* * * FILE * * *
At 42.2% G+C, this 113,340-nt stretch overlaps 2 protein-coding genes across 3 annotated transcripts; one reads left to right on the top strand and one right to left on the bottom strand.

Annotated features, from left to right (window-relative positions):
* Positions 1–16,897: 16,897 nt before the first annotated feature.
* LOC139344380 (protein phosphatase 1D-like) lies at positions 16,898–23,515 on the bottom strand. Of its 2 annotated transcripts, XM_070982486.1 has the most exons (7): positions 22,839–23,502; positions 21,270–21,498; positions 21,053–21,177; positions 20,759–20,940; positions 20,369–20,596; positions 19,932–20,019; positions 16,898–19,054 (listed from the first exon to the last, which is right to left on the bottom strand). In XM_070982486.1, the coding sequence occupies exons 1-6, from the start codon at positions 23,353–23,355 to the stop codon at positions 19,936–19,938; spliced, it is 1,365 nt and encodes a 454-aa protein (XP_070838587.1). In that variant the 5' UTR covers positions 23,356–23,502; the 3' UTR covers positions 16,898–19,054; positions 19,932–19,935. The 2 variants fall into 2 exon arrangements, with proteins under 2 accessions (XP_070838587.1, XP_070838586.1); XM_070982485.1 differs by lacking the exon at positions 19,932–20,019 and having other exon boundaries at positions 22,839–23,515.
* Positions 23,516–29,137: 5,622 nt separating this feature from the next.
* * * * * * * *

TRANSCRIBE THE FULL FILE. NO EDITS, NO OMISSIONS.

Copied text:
At 42.2% G+C, this 113,340-nt stretch overlaps 2 protein-coding genes across 3 annotated transcripts; one reads left to right on the top strand and one right to left on the bottom strand.

Annotated features, from left to right (window-relative positions):
* Positions 1–16,897: 16,897 nt before the first annotated feature.
* LOC139344380 (protein phosphatase 1D-like) lies at positions 16,898–23,515 on the bottom strand. Of its 2 annotated transcripts, XM_070982486.1 has the most exons (7): positions 22,839–23,502; positions 21,270–21,498; positions 21,053–21,177; positions 20,759–20,940; positions 20,369–20,596; positions 19,932–20,019; positions 16,898–19,054 (listed from the first exon to the last, which is right to left on the bottom strand). In XM_070982486.1, the coding sequence occupies exons 1-6, from the start codon at positions 23,353–23,355 to the stop codon at positions 19,936–19,938; spliced, it is 1,365 nt and encodes a 454-aa protein (XP_070838587.1). In that variant the 5' UTR covers positions 23,356–23,502; the 3' UTR covers positions 16,898–19,054; positions 19,932–19,935. The 2 variants fall into 2 exon arrangements, with proteins under 2 accessions (XP_070838587.1, XP_070838586.1); XM_070982485.1 differs by lacking the exon at positions 19,932–20,019 and having other exon boundaries at positions 22,839–23,515.
* Positions 23,516–29,137: 5,622 nt separating this feature from the next.